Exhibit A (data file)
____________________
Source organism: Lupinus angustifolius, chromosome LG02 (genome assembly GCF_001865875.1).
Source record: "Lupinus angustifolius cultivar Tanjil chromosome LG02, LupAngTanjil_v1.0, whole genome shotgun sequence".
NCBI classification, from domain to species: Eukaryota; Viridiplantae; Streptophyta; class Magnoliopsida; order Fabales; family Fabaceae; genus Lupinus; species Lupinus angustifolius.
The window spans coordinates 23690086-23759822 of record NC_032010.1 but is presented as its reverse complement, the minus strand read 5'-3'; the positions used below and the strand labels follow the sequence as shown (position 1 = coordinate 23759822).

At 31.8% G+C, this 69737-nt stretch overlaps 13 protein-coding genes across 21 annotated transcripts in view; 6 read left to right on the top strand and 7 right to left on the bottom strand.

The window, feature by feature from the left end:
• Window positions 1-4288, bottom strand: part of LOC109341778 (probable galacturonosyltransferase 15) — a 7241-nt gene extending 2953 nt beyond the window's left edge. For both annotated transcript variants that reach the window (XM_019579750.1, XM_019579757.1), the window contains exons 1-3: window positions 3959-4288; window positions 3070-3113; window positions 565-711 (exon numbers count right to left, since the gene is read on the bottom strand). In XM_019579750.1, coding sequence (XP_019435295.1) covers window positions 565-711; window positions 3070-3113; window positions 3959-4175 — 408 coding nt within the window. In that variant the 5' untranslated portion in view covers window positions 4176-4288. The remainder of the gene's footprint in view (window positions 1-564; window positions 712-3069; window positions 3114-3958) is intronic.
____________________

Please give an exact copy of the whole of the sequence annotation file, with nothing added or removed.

Source organism: Lupinus angustifolius, chromosome LG02 (genome assembly GCF_001865875.1).
Source record: "Lupinus angustifolius cultivar Tanjil chromosome LG02, LupAngTanjil_v1.0, whole genome shotgun sequence".
NCBI classification, from domain to species: Eukaryota; Viridiplantae; Streptophyta; class Magnoliopsida; order Fabales; family Fabaceae; genus Lupinus; species Lupinus angustifolius.
The window spans coordinates 23690086-23759822 of record NC_032010.1 but is presented as its reverse complement, the minus strand read 5'-3'; the positions used below and the strand labels follow the sequence as shown (position 1 = coordinate 23759822).

At 31.8% G+C, this 69737-nt stretch overlaps 13 protein-coding genes across 21 annotated transcripts in view; 6 read left to right on the top strand and 7 right to left on the bottom strand.

The window, feature by feature from the left end:
• Window positions 1-4288, bottom strand: part of LOC109341778 (probable galacturonosyltransferase 15) — a 7241-nt gene extending 2953 nt beyond the window's left edge. For both annotated transcript variants that reach the window (XM_019579750.1, XM_019579757.1), the window contains exons 1-3: window positions 3959-4288; window positions 3070-3113; window positions 565-711 (exon numbers count right to left, since the gene is read on the bottom strand). In XM_019579750.1, coding sequence (XP_019435295.1) covers window positions 565-711; window positions 3070-3113; window positions 3959-4175 — 408 coding nt within the window. In that variant the 5' untranslated portion in view covers window positions 4176-4288. The remainder of the gene's footprint in view (window positions 1-564; window positions 712-3069; window positions 3114-3958) is intronic.